If you are looking for a US Federal Agency to work with – and one where you are supporting or executing some incredible programs and projects that can really impact and change lives. I would recommend taking a look at USAID – they have a great history of working with many contractors including small businesses (make sure you reach out to their Office of Small and Disadvantaged Business Utilization).

Keep an eye out for USAID’s Vendor outreach sessions, which are held throughout the year. However, be aware that due to sequestration a lot of Agencies have been cancelling or postponing their industry outreach sessions – so it pays to be proactive!

Are there are any Agencies that you have a great experience working with? And are there any pros or cons that come from working with Large vs. Smaller Federal Agencies? Feel free to reach out to us with any comments or questions at !

Differentiation and Standing out in a Crowd

Regardless of what industry you are in – one of the truths of business is that you are going to face competition. Today the barrier for entry in many sectors is quite low, and it is almost a certainty the amount and level of competition is going to steadily increase over time. In many sectors this factor has led to a lot of firms offering similar services and products that all target the same customer base. 

In this type of environment where an industry or sector has little natural differentiation in products or services – how can an organization stand out from the crowd and the competition? This environment I have described is also applicable to the Federal Information Technology sector where I have worked closely with many small to large contractors over the years.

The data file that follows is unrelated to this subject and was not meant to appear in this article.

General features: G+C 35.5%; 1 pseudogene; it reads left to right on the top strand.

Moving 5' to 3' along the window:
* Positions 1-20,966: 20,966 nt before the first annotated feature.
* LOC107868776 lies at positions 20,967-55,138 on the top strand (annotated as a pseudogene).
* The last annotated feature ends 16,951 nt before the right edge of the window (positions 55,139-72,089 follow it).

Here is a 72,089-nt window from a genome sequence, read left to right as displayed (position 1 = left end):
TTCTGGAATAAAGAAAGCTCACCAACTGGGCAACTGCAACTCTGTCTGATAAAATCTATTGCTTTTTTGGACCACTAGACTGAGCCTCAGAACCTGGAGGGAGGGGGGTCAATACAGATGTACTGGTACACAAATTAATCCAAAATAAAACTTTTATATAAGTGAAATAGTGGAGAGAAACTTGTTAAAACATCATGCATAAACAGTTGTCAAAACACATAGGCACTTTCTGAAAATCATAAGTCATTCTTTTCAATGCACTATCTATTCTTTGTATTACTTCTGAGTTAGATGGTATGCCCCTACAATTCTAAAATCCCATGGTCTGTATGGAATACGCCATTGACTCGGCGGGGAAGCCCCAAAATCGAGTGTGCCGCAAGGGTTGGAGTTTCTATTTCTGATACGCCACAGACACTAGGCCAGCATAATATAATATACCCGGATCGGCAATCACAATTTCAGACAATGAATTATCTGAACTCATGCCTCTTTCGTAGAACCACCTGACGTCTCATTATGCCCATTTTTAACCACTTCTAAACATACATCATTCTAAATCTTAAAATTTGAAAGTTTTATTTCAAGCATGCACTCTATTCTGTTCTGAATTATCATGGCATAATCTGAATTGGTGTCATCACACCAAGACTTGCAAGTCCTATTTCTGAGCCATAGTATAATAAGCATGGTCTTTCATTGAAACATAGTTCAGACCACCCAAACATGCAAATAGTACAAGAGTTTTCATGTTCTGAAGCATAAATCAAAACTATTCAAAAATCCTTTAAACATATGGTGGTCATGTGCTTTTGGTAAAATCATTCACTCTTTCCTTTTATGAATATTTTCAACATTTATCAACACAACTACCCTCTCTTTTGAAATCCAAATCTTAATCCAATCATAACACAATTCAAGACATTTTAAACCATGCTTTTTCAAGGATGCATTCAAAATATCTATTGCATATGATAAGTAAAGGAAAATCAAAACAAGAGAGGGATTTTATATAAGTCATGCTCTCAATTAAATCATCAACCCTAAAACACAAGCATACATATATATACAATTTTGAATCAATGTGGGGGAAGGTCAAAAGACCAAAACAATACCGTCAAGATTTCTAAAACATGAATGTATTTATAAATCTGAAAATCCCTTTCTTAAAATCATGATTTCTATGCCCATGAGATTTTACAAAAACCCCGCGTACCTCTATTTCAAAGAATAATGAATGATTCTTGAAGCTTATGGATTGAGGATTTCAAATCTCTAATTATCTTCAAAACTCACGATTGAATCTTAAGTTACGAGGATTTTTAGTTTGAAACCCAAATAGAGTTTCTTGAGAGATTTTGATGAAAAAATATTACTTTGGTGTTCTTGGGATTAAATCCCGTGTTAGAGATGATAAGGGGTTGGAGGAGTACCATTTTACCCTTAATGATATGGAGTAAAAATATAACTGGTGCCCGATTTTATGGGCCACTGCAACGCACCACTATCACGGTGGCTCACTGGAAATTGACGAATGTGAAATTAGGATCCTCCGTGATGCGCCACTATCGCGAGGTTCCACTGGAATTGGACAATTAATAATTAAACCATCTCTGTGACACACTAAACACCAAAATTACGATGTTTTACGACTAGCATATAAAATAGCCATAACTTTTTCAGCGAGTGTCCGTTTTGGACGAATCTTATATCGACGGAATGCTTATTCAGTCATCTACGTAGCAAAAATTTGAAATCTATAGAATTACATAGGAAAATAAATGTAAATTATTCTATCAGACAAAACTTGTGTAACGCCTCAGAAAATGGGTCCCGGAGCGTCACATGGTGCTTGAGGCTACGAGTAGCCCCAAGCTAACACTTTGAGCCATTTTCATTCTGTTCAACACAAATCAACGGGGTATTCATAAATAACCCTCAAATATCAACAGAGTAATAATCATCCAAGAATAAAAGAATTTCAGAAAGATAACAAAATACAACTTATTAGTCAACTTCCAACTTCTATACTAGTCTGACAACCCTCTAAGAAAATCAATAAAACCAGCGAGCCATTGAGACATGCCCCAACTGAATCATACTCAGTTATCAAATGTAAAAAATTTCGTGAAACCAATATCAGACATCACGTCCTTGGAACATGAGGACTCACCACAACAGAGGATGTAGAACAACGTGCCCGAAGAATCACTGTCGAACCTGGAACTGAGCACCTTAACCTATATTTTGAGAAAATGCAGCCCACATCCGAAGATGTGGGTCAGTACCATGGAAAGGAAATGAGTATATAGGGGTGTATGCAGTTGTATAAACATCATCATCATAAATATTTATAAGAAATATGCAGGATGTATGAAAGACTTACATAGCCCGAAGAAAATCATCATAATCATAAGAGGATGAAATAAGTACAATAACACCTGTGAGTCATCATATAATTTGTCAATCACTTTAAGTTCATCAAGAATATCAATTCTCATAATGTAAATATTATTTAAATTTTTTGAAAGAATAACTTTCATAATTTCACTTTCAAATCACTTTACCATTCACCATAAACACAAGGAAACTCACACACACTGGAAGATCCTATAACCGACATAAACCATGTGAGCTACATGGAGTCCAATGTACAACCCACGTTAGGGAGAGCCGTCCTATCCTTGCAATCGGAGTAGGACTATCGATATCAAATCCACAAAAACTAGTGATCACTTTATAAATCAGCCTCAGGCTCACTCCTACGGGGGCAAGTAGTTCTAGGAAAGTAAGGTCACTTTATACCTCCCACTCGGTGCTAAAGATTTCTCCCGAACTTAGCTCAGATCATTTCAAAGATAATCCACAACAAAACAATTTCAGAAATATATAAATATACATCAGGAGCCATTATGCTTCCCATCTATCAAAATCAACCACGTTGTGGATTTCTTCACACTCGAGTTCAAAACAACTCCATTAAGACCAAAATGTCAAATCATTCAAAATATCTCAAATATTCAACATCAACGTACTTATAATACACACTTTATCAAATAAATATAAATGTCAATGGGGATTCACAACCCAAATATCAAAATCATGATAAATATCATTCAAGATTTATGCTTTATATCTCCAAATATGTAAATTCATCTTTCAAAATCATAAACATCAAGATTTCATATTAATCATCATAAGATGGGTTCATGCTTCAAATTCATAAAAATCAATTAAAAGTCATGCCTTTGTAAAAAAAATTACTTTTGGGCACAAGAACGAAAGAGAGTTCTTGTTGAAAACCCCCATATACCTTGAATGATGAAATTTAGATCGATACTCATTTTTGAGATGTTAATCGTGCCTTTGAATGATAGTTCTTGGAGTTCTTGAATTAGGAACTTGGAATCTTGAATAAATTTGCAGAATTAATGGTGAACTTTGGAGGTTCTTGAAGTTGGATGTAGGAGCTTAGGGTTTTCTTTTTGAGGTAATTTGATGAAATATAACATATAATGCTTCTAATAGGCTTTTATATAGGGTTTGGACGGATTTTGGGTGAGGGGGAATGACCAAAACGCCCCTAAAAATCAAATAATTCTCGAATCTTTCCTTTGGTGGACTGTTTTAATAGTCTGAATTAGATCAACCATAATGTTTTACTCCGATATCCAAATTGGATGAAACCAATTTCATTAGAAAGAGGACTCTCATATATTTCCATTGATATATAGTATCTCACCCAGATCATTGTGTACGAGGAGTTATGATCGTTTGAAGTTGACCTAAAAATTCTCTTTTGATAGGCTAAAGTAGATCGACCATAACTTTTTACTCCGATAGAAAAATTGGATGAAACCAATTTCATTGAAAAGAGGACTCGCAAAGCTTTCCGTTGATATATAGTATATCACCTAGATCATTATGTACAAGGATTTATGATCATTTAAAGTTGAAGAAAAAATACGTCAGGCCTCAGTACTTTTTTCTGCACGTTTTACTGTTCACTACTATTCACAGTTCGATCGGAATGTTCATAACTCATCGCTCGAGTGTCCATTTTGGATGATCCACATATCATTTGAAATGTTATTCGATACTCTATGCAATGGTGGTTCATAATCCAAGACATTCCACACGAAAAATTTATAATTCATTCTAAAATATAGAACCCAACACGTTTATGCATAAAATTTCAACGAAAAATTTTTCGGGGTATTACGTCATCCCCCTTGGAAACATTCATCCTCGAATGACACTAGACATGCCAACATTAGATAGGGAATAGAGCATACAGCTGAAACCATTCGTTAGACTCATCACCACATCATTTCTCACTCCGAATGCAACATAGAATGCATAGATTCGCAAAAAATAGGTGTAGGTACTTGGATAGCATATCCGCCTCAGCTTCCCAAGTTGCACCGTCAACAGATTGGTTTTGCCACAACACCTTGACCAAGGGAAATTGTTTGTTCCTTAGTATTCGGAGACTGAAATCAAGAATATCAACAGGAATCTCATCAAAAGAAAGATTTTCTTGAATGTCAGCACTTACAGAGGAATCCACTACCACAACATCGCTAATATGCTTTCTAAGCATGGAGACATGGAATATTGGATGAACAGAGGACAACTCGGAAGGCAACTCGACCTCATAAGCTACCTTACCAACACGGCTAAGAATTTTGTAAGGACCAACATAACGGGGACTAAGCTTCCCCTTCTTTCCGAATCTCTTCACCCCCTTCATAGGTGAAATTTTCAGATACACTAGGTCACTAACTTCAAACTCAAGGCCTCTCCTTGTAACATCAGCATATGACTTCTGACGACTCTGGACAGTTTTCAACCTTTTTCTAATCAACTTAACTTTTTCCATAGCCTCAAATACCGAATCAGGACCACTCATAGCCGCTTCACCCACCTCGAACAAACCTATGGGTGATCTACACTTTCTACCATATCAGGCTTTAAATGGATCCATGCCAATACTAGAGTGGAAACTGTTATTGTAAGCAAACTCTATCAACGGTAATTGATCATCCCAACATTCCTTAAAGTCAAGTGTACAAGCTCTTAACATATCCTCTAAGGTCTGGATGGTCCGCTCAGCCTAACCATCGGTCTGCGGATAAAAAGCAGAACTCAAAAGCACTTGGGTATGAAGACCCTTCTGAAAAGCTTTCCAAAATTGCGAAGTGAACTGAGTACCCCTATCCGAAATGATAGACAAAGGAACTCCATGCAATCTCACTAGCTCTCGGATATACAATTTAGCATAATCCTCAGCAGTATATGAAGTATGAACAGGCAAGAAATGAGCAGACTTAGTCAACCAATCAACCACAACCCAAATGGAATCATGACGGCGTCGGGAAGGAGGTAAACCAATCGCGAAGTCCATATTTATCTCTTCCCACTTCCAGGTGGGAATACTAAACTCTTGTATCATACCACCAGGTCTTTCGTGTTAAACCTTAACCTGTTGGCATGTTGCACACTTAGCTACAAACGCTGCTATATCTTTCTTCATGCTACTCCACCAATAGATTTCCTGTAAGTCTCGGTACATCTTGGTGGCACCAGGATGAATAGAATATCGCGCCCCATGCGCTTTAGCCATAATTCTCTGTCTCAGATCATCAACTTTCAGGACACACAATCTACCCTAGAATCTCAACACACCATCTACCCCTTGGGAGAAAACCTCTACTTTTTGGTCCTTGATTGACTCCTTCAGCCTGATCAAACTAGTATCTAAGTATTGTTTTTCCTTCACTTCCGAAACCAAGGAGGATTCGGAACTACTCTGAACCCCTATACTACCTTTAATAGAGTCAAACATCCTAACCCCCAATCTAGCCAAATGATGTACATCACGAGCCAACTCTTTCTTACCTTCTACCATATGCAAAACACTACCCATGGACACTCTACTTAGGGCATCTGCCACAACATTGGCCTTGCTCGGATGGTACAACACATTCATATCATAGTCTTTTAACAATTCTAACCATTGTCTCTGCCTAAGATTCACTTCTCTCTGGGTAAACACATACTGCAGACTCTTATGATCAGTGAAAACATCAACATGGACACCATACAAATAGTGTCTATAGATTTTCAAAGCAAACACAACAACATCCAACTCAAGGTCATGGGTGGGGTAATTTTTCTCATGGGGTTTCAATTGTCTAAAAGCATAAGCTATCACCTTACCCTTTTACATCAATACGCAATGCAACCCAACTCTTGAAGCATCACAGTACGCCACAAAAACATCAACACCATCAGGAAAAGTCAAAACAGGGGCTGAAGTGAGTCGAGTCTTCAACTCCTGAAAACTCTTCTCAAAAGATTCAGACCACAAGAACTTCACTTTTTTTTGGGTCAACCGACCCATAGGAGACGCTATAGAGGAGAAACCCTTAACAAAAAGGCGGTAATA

I am going to share some tactics/thoughts that you can incorporate into your business strategies (Federal or not) that will help your firm stand out effectively from the crowd – and I am going to avoid the obvious utilization of price as a differentiator.

1. Don’t be a Me-Too!

There are literally hundreds of IT contractors trying to displace an incumbent vendor or convince a potential teaming partner to work with them. Offering the same services as your competition may not be enough to win in this situation – so what can you do?

Take time to figure out what are your unique strengths!

Your company may have some unique strength that you have never realized – maybe you have a software development team that has done some great and unique enterprise implementations, or perhaps experience in a next generation technology that the general marketplace hasn’t adopted yet. Take a step back and look at what you have done and what you can talk about proudly to set you apart!

If you take a look at your firm and you really can’t find something that differentiates you from a core business perspective (technology or otherwise) – think about investing in people with unique skills or unique technologies that fits within the strategic direction of your firm

2. Invest time to get to know people in your market

Another way to build differentiation is to make yourself a known quantity in your market. Tactics you can utilize to build your brand and brand recognition in your market include: